Four nestlings died due to apparent starvation; two of these were the last-hatched nestlings in their respective nests, and two were junior nestlings in a brood of three in a nest where the female parent disappeared. These deaths were consistent with Lack's (1947) hypothesis that asynchronous hatching and nestling size hierarchies are an adaptive mechanism to facilitate brood reduction in times of food shortage. Because two of these nestlings perished before they could be color-marked, thereby prohibiting individual identification, we cannot definitively state that these deaths were due to food shortage or insufficient feeding rates by the parents. However, we note that at nests for which feeding rates were documented, the youngest (third-hatched) nestlings received significantly less food from the parents than the first-hatched nestlings (214.3 ± 53.0 g/nestling/30 hr of reviewed video vs. 253.3 ± 48.4 g/nestling/30 hr, respectively; n = 16 nests; 95% CI for the difference of means: −69.9, −3.2 g/nestling/30 hr; Miller 2013).
Although sibling aggression was intense at some nests in this population (Miller 2013), no nestling deaths were directly attributed to sibling aggression or siblicide, contrary to observations by Townsend (2006). However, we documented two incidents of cannibalism of dead nestlings by Red-shouldered Hawks in this study. In one case, the carcass of a fallen nestling was delivered by a parent and fed to its sibling; in another, parents ate the remains of their nestlings that had been killed by a raccoon. In contrast, in three nests that experienced brood reduction due to apparent starvation, carcasses were not cannibalized by the surviving siblings or parents. In Arkansas and Wisconsin, adult Red-shouldered Hawks also cannibalized nestlings, but the causes of the nestlings' deaths were not reported (Townsend 2006, Woodford et al. 2008). Thus, our study did not provide conclusive support of Alexander's (1974) “icebox hypothesis,” that brood reduction occurs so that smaller offspring may serve as an extra food source for surviving siblings.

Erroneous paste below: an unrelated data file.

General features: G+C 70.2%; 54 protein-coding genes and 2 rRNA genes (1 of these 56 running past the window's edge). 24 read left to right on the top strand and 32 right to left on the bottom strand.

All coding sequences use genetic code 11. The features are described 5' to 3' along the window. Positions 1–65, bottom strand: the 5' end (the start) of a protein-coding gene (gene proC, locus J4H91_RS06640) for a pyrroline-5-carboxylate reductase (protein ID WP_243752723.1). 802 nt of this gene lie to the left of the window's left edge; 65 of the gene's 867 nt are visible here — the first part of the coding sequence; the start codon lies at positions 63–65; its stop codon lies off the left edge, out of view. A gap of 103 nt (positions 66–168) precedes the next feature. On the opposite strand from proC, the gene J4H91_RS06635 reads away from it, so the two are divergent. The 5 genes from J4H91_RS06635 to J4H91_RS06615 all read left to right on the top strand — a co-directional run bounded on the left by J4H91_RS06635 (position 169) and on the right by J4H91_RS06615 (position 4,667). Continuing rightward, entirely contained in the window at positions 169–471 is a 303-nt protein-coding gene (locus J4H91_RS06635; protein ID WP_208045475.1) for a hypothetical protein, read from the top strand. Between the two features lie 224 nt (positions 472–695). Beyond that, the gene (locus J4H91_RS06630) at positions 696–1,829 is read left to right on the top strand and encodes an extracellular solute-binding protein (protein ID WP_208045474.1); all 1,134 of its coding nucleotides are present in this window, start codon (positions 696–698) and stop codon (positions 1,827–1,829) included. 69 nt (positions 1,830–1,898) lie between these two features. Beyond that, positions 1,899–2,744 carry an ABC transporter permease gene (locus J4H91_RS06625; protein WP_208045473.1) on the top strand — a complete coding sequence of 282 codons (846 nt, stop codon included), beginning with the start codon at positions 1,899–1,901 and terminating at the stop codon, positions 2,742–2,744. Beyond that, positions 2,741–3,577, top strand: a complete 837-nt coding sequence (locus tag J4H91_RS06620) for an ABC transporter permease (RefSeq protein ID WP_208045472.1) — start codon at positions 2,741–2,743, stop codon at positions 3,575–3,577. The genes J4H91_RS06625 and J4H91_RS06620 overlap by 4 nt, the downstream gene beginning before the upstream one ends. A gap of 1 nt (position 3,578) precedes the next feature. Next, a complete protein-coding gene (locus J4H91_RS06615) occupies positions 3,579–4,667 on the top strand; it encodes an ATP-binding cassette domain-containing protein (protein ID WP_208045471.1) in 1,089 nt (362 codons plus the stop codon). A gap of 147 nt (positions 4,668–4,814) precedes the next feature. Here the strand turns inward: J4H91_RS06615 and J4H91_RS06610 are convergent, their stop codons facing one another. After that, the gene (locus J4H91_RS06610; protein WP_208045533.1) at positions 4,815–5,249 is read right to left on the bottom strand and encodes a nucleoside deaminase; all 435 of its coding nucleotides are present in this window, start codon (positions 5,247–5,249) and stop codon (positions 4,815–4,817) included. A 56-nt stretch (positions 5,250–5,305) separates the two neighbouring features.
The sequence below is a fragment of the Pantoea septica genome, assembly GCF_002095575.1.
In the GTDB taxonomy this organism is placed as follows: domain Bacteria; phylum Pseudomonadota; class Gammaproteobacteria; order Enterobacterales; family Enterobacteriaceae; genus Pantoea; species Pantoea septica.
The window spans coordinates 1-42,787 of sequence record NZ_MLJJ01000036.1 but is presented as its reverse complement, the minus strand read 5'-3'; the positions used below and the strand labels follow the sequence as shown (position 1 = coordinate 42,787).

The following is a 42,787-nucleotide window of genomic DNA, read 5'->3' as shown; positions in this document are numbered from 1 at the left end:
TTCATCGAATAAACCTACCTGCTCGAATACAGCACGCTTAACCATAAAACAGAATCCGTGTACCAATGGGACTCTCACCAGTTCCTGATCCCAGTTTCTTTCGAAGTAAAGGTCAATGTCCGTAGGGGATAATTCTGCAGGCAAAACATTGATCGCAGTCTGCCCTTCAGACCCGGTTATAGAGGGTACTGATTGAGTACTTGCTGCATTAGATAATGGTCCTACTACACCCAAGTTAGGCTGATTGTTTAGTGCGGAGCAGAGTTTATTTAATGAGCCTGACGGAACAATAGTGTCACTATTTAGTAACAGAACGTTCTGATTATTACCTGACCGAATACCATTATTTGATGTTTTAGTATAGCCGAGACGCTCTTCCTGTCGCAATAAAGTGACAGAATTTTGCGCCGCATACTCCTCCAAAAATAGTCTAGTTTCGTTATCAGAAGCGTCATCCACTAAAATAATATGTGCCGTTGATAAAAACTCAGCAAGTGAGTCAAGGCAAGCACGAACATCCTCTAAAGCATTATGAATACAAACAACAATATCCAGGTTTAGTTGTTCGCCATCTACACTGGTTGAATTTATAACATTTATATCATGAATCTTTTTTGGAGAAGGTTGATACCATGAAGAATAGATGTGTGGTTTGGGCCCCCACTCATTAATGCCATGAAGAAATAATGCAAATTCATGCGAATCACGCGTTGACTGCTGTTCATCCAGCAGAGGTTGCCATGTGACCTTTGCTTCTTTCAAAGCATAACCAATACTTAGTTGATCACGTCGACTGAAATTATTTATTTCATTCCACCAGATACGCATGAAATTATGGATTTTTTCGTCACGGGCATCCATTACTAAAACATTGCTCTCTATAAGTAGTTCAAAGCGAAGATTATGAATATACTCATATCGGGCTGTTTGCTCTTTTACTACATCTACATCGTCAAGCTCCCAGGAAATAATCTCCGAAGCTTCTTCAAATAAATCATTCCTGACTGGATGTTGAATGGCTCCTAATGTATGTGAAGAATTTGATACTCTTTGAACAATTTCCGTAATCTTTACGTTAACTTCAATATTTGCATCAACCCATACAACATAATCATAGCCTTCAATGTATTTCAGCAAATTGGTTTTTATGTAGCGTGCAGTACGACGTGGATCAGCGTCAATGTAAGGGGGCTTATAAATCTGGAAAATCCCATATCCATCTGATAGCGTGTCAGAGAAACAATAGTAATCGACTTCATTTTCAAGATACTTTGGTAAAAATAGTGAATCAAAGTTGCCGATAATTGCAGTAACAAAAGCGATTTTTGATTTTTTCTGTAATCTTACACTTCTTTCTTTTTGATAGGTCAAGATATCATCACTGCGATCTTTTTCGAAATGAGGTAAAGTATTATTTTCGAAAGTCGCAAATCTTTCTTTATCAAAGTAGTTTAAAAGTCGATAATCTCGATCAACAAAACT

Video monitoring of Red-shouldered Hawk nests allowed continuous data collection and accurate identification of causes of mortality and failure at nests. Installing cameras prior to egg-laying conferred other advantages as well, including: minimization of disturbance that could lead to potential abandonment (compared to installation during incubation or early brood-rearing), the ability to record accurate times for egg-laying and hatching, and the documentation of incubation behavior and the earliest nestling behaviors. Without video monitoring, different conclusions may have been drawn about the fate of individual eggs or birds, or causes of nest failure. For example, a nestling found dead on the ground, but otherwise intact would have been a suspected victim of sibling aggression or a weather-related fall, but was actually pulled from the nest by a raccoon. Similarly, at two nests with documented cannibalism, singular observations may have led researchers to assume the nestlings died from siblicide or infanticide, where in fact they died of other causes and were subsequently cannibalized. Additionally, when we found two broken eggs on the ground below a nest, we would have been inclined to suspect a Great Horned Owl depredating the parent, instead of the disturbance by a squirrel. Our study revealed that many causes of mortality could not be identified accurately without video monitoring, suggesting that researchers assessing causes of nest failure or mortality from the ground using a spotting scope should exercise caution and avoid speculation.